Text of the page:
View Single Post
  #10  
Old 08-17-2013, 11:26 AM
mikeg205's Avatar
mikeg205 mikeg205 is online now
Moderator
 
Join Date: Aug 2011
Boat: 1995 Pro Star 205 5.7 Liter
Location: Plainfield - Joliet, IL
Posts: 11,147
Send a message via Skype™ to mikeg205
Quote:
Originally Posted by JimN View Post
Any time something is on a surface and it doesn't come off by wiping, you need to find out what the substance's base is- water, acid or oil. If it doesn't come off using water, use vinegar. try denatured alcohol, then mineral spirits. If that doesn't work, use Oops or Goof-Off. You always want to use the mildest solvent on gel coat because it's porous and if you use a really aggressive solvent, the staining can become permanent.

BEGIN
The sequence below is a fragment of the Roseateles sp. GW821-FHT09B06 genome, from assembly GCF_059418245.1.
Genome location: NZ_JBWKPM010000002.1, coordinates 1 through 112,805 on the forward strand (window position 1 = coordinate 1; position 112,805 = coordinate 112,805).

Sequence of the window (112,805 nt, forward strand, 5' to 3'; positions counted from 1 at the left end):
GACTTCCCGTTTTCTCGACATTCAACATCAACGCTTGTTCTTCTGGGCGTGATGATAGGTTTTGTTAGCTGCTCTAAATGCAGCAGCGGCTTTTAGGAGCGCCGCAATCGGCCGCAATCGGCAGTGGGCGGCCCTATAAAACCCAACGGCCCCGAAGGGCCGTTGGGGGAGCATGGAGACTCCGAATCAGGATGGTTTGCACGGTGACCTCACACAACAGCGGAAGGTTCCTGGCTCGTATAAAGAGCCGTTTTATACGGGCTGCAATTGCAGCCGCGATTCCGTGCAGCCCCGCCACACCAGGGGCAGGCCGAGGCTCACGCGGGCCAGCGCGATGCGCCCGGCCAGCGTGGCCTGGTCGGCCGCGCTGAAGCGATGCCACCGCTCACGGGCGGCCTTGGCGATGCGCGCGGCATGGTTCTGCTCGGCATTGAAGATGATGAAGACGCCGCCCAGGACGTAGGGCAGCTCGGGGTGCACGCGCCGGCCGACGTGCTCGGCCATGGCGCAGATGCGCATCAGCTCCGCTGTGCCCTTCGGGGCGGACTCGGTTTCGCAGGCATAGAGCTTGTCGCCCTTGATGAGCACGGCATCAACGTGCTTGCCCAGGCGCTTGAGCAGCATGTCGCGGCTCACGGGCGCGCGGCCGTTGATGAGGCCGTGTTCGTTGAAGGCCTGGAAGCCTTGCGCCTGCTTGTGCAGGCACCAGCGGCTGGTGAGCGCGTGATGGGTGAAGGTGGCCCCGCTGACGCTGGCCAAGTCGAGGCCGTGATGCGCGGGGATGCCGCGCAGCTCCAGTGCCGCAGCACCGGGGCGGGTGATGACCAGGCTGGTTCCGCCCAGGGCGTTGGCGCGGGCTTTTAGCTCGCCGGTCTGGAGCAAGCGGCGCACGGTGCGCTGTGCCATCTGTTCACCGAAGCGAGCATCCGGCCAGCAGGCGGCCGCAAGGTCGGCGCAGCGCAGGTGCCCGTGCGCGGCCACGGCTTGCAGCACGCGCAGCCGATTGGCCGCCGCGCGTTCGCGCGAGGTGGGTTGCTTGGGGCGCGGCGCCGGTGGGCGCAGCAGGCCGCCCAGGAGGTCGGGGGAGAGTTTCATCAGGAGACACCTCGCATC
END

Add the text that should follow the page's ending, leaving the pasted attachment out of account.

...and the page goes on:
If the hull was waxed before you went, it's likely that these spots are oil or ammonia-based and those will remove wax. Ammonia is one of the by-products of decaying animals and vegetation and WRT Ph level, it's somewhat basic, while waxes and oils are acidic and a solvent with the opposite range of Ph will dissolve it (acids and bases neutralize each other). If an acid won't remove the stains, try a solution of baking soda and water.
well said Jim, one of the reasons I wax often even the hull... I use a mix of 5% white vinegar and 5% car wash when I get the boat home... all the spots come off. .. I know this is tough for people who keep their boat in the water in a slip. When I go to Canada and I leave the boat in the water for a week or more I put about 2 coats of Carnuba on the hull.

Seems to work when I pull and wash hull and everything comes off easily.

I bet the water makes a big difference as JimN says.
__________________
...A bad day water skiing still beats a good day at work...1995 Pro Star 205....
Reply With Quote